When I’d first spotted rice pudding on the menu, I’d been particularly excited at the prospect of trying honeycomb – in my head I’d been picturing those big chunks of straight-from-the-beehive honeycomb that you sometimes see suspended in jars of posh honey. Turns out I was on completely the wrong track, as the honeycomb that arrived was more like honeycomb toffee. As someone who has more than their fair share of fillings, chewing my way through this incredibly tough, sticky honeycomb was a bit of a nerve-wracking experience, but it was tasty enough to risk losing a filling or two!  

Rice pudding is pretty stodgy to begin with, and this is a massive portion, so just a friendly warning: only order this if you’re seriously hungry!

My friend had opted for something equally seasonal: pumpkin pie with pistachio brittle, homemade marshmallows, and Bradwells vanilla ice cream (£4.75).

Unlike my rice pudding, this dessert definitely had the ‘wow’ factor!

dev-cat-pumpkin-pie

Not only did this pie look great, but the pastry was light and crumbly, and the pumpkin filling had a lovely velvety texture, making this a winning dessert.

All in all, I love the Devonshire Cat’s new menu, particularly since they’re not content to serve the usual staples; even putting their own spin on all-time pub grub classics like fish and chips (which the Devonshire Cat serve in Absolution batter).  

This is also a very seasonal menu that’s perfect for the colder months, so if you do find yourself in the city center on a cold day (perhaps you’re doing some panic-stricken, last minute Christmas shopping?) then I’d definitely recommend making the whole experience less painful by treating yourself to some warming food at the Devonshire Cat.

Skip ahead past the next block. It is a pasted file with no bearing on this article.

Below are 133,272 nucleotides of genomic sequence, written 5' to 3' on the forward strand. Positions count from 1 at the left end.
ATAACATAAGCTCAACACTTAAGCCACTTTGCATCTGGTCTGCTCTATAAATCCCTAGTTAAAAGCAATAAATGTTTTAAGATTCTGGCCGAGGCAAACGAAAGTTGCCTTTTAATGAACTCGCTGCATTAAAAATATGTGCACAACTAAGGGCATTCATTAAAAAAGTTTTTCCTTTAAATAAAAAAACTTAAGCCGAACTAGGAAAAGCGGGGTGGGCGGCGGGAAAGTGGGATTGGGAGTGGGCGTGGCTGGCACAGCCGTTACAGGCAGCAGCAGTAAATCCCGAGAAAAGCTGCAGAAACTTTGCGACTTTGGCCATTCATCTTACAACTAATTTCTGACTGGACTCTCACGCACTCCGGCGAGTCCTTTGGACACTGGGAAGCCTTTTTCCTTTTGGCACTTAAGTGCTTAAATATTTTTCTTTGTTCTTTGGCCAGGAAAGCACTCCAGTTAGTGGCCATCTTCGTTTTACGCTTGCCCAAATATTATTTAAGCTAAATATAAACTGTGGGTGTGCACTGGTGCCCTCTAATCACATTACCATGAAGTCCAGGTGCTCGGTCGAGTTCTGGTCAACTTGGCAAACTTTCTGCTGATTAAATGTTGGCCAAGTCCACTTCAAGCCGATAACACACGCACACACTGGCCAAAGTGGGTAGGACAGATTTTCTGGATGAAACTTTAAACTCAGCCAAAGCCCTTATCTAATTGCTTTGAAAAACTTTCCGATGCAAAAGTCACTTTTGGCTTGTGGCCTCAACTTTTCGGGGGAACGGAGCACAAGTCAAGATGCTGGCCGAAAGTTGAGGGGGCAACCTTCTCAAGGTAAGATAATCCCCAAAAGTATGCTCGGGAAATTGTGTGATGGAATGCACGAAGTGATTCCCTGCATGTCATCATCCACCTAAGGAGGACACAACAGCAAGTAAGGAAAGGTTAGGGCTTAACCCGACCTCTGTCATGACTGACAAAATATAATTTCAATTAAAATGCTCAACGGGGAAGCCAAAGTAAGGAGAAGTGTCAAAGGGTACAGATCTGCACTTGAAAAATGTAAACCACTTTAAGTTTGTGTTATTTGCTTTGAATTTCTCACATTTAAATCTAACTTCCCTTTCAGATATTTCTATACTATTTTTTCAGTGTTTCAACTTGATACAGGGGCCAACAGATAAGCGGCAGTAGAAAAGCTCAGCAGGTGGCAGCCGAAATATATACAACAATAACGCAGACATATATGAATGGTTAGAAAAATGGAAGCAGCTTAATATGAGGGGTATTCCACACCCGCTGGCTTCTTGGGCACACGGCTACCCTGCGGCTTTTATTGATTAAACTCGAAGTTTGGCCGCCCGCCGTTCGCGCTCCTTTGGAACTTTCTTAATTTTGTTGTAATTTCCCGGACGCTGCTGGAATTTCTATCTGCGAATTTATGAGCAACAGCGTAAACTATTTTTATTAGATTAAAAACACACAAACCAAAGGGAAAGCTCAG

four-stars

Fanoush

August 1, 2015 at 8:49 pm | Posted in Takeaway | Leave a comment
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Fanoush is one of those places I went to once, enjoyed, vowed to go back to soon…..and then just never got around to it.

Fast-forward two years (seriously, how did that happen?!) and I was browsing the World Wide Web for some takeaway inspiration when I noticed that at some point during the last few years, Fanoush has started doing home deliveries. Instantly, I vowed to forgo my usual greasy Chinese takeout in favour of a healthy Fanoush falafel wrap.

If you’re not familiar with Fanoush, then it’s a vegetarian falafel salad bar that you can find both on London Road and in the city center on Pinstone street. The menu is deceptively simple, offering a choice of salad boxes or a falafel, halloumi or feta wrap – and that’s it.